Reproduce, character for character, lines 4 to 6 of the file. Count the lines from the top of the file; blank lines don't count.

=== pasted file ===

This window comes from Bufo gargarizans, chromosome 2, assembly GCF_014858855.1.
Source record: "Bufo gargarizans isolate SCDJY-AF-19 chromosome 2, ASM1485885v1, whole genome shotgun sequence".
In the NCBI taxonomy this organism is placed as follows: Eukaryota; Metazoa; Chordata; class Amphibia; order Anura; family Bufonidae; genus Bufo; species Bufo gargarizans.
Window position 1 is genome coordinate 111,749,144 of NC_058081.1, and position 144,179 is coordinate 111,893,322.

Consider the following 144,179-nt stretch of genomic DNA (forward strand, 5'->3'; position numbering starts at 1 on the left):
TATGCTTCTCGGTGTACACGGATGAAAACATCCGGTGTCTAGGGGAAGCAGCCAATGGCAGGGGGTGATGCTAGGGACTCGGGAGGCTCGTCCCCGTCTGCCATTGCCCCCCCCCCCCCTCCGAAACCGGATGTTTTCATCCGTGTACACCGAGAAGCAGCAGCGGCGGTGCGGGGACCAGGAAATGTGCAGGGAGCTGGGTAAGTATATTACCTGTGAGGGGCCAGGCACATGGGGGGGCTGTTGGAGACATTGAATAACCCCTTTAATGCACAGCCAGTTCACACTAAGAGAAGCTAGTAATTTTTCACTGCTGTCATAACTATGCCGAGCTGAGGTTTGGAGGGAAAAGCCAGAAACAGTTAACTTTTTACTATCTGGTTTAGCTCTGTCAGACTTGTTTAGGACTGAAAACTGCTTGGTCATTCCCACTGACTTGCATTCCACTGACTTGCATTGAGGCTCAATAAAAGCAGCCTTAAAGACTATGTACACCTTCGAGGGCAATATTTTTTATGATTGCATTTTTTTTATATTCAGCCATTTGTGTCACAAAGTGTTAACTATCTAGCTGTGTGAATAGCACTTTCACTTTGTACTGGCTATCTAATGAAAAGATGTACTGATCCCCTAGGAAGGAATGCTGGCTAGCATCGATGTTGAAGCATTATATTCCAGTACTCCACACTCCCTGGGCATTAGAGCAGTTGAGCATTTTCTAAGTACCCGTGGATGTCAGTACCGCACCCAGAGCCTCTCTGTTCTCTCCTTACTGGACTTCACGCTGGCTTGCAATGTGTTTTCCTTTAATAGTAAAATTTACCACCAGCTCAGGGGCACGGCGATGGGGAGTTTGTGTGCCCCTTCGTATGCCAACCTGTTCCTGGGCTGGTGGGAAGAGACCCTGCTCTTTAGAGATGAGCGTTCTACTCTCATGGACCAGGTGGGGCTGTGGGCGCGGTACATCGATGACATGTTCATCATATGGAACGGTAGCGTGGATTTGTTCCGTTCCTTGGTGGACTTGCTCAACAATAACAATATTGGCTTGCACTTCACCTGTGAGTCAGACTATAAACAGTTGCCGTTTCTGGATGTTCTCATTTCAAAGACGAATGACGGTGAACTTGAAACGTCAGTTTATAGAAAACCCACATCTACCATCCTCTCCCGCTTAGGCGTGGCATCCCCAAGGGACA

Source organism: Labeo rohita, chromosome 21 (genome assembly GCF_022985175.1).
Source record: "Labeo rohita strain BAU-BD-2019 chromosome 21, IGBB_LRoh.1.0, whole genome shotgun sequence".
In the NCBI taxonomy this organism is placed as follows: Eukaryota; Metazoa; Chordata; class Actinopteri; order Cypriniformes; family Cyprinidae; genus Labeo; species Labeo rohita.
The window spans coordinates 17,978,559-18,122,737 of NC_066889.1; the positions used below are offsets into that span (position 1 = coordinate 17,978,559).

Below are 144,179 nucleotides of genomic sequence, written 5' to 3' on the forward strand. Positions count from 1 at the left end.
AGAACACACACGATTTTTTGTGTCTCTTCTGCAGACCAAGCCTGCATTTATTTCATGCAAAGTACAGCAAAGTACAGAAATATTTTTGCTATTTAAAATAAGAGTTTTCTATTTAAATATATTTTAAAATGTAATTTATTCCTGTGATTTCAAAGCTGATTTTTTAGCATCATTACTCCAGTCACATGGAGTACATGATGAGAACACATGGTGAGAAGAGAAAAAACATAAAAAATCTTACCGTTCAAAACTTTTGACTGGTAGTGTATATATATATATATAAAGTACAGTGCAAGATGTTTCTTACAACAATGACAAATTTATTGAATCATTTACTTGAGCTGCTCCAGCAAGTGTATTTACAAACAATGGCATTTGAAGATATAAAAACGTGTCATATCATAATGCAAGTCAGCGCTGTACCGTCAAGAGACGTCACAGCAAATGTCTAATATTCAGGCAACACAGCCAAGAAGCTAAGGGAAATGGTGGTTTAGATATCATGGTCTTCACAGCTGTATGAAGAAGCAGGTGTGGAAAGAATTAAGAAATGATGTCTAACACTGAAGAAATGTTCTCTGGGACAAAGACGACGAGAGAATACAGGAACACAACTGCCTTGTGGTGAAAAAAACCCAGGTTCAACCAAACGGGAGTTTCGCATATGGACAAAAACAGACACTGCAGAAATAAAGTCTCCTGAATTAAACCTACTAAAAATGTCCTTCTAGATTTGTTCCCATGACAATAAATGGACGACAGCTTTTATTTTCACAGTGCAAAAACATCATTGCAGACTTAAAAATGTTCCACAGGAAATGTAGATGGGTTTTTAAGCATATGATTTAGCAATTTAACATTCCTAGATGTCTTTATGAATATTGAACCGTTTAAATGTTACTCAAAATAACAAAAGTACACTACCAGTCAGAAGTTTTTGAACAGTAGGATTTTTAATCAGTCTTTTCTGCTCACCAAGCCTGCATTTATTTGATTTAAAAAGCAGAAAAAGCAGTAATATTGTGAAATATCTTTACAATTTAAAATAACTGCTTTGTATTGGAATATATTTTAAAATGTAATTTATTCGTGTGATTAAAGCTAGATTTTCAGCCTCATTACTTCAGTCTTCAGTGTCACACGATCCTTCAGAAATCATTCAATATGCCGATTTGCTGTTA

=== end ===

Window position 1 is genome coordinate 111,749,144 of NC_058081.1, and position 144,179 is coordinate 111,893,322.

Consider the following 144,179-nt stretch of genomic DNA (forward strand, 5'->3'; position numbering starts at 1 on the left):
TATGCTTCTCGGTGTACACGGATGAAAACATCCGGTGTCTAGGGGAAGCAGCCAATGGCAGGGGGTGATGCTAGGGACTCGGGAGGCTCGTCCCCGTCTGCCATTGCCCCCCCCCCCCCTCCGAAACCGGATGTTTTCATCCGTGTACACCGAGAAGCAGCAGCGGCGGTGCGGGGACCAGGAAATGTGCAGGGAGCTGGGTAAGTATATTACCTGTGAGGGGCCAGGCACATGGGGGGGCTGTTGGAGACATTGAATAACCCCTTTAATGCACAGCCAGTTCACACTAAGAGAAGCTAGTAATTTTTCACTGCTGTCATAACTATGCCGAGCTGAGGTTTGGAGGGAAAAGCCAGAAACAGTTAACTTTTTACTATCTGGTTTAGCTCTGTCAGACTTGTTTAGGACTGAAAACTGCTTGGTCATTCCCACTGACTTGCATTCCACTGACTTGCATTGAGGCTCAATAAAAGCAGCCTTAAAGACTATGTACACCTTCGAGGGCAATATTTTTTATGATTGCATTTTTTTTATATTCAGCCATTTGTGTCACAAAGTGTTAACTATCTAGCTGTGTGAATAGCACTTTCACTTTGTACTGGCTATCTAATGAAAAGATGTACTGATCCCCTAGGAAGGAATGCTGGCTAGCATCGATGTTGAAGCATTATATTCCAGTACTCCACACTCCCTGGGCATTAGAGCAGTTGAGCATTTTCTAAGTACCCGTGGATGTCAGTACCGCACCCAGAGCCTCTCTGTTCTCTCCTTACTGGACTTCACGCTGGCTTGCAATGTGTTTTCCTTTAATAGTAAAATTTACCACCAGCTCAGGGGCACGGCGATGGGGAGTTTGTGTGCCCCTTCGTATGCCAACCTGTTCCTGGGCTGGTGGGAAGAGACCCTGCTCTTTAGAGATGAGCGTTCTACTCTCATGGACCAGGTGGGGCTGTGGGCGCGGTACATCGATGACATGTTCATCATATGGAACGGTAGCGTGGATTTGTTCCGTTCCTTGGTGGACTTGCTCAACAATAACAATATTGGCTTGCACTTCACCTGTGAGTCAGACTATAAACAGTTGCCGTTTCTGGATGTTCTCATTTCAAAGACGAATGACGGTGAACTTGAAACGTCAGTTTATAGAAAACCCACATCTACCATCCTCTCCCGCTTAGGCGTGGCATCCCCAAGGGACA